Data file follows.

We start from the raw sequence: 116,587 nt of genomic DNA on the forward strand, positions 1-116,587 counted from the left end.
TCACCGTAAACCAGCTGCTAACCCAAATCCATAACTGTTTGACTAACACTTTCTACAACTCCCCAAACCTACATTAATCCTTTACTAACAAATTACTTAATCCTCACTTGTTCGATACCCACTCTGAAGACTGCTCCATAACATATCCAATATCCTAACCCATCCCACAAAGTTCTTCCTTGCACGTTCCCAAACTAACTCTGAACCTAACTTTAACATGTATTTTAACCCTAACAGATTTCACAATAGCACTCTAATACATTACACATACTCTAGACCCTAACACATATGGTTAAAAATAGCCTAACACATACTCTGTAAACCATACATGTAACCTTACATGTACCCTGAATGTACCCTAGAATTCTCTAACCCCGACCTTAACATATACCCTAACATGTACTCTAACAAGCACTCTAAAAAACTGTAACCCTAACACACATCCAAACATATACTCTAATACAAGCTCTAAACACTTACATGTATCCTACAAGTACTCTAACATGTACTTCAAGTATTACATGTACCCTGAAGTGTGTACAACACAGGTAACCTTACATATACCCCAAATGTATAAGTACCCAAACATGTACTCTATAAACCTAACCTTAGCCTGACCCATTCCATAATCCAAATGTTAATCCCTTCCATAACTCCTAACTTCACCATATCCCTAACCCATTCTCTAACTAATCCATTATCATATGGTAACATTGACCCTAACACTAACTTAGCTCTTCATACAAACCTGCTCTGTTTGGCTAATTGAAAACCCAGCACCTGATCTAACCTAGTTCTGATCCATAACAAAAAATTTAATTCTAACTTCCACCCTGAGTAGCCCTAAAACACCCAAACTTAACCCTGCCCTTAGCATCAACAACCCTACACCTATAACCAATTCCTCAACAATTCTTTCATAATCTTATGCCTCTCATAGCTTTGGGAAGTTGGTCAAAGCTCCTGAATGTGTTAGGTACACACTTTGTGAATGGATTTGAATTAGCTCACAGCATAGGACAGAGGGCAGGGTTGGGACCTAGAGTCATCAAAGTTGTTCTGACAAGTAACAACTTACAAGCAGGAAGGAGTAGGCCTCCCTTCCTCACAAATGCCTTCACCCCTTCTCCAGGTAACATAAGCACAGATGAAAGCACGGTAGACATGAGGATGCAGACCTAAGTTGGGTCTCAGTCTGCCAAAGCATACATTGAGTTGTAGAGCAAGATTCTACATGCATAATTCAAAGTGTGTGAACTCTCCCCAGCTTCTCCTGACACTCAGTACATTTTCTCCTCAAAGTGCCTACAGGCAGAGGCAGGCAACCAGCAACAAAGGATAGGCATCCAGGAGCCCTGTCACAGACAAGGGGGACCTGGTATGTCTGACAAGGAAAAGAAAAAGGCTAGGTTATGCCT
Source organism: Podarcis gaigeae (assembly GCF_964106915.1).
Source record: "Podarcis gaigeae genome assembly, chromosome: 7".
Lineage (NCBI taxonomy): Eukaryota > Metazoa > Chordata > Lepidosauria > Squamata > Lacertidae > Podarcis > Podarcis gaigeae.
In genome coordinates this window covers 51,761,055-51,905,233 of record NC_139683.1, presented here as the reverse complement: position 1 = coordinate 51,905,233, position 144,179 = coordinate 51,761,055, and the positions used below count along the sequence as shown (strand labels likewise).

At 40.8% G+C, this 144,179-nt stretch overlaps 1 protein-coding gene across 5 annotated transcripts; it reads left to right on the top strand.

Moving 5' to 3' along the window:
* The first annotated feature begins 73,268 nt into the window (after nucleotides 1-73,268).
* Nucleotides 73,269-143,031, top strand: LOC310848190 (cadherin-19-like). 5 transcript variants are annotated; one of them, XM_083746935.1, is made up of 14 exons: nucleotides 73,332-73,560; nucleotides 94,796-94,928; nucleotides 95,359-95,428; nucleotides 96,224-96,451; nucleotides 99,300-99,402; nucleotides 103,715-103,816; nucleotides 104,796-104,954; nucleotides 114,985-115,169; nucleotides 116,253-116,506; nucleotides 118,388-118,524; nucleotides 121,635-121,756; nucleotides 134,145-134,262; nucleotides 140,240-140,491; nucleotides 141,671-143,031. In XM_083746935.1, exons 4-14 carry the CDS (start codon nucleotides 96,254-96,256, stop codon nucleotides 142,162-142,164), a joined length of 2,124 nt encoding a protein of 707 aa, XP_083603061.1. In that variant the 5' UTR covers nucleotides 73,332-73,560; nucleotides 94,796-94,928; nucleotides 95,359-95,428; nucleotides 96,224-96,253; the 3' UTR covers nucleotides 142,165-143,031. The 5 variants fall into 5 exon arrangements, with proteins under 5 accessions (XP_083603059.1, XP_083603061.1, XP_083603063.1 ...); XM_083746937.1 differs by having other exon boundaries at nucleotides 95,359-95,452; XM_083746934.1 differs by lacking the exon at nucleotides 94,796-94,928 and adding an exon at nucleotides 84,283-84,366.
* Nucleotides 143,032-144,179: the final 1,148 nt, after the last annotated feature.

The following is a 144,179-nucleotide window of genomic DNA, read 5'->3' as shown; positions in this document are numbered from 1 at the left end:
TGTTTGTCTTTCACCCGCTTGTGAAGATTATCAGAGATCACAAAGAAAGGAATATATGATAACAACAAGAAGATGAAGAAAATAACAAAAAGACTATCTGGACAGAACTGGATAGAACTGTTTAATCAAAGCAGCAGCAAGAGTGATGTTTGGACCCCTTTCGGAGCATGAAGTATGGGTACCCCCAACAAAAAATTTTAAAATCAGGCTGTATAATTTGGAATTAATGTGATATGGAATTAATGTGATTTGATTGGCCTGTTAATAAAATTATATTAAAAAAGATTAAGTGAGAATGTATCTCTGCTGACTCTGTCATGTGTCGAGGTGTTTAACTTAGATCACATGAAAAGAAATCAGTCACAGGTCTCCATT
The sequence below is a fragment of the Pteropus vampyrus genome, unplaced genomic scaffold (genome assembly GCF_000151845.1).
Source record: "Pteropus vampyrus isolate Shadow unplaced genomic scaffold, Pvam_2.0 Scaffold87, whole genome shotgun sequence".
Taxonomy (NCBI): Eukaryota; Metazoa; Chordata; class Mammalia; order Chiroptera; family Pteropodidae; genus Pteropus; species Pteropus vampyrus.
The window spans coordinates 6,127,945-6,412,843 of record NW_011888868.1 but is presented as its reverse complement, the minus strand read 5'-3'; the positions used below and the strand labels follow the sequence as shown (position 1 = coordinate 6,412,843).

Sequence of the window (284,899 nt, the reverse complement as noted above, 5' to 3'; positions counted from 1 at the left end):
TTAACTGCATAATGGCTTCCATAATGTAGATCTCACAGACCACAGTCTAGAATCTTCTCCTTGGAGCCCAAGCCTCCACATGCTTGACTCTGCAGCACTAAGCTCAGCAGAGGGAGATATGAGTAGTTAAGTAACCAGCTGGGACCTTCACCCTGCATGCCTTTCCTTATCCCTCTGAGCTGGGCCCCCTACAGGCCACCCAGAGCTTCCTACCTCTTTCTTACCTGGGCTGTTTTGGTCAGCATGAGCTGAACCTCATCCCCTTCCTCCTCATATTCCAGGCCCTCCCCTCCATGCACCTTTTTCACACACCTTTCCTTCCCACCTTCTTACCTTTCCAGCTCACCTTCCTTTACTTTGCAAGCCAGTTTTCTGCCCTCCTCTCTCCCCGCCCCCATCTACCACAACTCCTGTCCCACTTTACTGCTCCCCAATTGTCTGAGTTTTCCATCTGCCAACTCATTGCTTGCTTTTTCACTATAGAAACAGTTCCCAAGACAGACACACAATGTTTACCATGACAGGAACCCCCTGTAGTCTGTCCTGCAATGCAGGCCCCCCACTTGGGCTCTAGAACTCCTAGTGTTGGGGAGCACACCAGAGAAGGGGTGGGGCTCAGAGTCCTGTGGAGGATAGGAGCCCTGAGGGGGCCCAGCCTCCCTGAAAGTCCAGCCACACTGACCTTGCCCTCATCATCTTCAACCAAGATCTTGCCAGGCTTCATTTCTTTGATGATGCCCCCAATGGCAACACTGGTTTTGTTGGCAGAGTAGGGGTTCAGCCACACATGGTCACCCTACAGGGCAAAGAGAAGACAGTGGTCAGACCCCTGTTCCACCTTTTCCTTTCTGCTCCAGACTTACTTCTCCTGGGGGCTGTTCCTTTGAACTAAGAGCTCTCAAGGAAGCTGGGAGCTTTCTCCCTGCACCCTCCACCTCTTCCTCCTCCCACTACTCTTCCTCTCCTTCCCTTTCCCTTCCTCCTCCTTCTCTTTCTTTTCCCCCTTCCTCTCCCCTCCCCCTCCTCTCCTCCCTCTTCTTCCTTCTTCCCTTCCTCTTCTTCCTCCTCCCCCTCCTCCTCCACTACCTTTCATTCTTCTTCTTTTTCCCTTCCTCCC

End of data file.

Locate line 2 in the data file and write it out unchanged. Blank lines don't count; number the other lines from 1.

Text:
TCACCGTAAACCAGCTGCTAACCCAAATCCATAACTGTTTGACTAACACTTTCTACAACTCCCCAAACCTACATTAATCCTTTACTAACAAATTACTTAATCCTCACTTGTTCGATACCCACTCTGAAGACTGCTCCATAACATATCCAATATCCTAACCCATCCCACAAAGTTCTTCCTTGCACGTTCCCAAACTAACTCTGAACCTAACTTTAACATGTATTTTAACCCTAACAGATTTCACAATAGCACTCTAATACATTACACATACTCTAGACCCTAACACATATGGTTAAAAATAGCCTAACACATACTCTGTAAACCATACATGTAACCTTACATGTACCCTGAATGTACCCTAGAATTCTCTAACCCCGACCTTAACATATACCCTAACATGTACTCTAACAAGCACTCTAAAAAACTGTAACCCTAACACACATCCAAACATATACTCTAATACAAGCTCTAAACACTTACATGTATCCTACAAGTACTCTAACATGTACTTCAAGTATTACATGTACCCTGAAGTGTGTACAACACAGGTAACCTTACATATACCCCAAATGTATAAGTACCCAAACATGTACTCTATAAACCTAACCTTAGCCTGACCCATTCCATAATCCAAATGTTAATCCCTTCCATAACTCCTAACTTCACCATATCCCTAACCCATTCTCTAACTAATCCATTATCATATGGTAACATTGACCCTAACACTAACTTAGCTCTTCATACAAACCTGCTCTGTTTGGCTAATTGAAAACCCAGCACCTGATCTAACCTAGTTCTGATCCATAACAAAAAATTTAATTCTAACTTCCACCCTGAGTAGCCCTAAAACACCCAAACTTAACCCTGCCCTTAGCATCAACAACCCTACACCTATAACCAATTCCTCAACAATTCTTTCATAATCTTATGCCTCTCATAGCTTTGGGAAGTTGGTCAAAGCTCCTGAATGTGTTAGGTACACACTTTGTGAATGGATTTGAATTAGCTCACAGCATAGGACAGAGGGCAGGGTTGGGACCTAGAGTCATCAAAGTTGTTCTGACAAGTAACAACTTACAAGCAGGAAGGAGTAGGCCTCCCTTCCTCACAAATGCCTTCACCCCTTCTCCAGGTAACATAAGCACAGATGAAAGCACGGTAGACATGAGGATGCAGACCTAAGTTGGGTCTCAGTCTGCCAAAGCATACATTGAGTTGTAGAGCAAGATTCTACATGCATAATTCAAAGTGTGTGAACTCTCCCCAGCTTCTCCTGACACTCAGTACATTTTCTCCTCAAAGTGCCTACAGGCAGAGGCAGGCAACCAGCAACAAAGGATAGGCATCCAGGAGCCCTGTCACAGACAAGGGGGACCTGGTATGTCTGACAAGGAAAAGAAAAAGGCTAGGTTATGCCT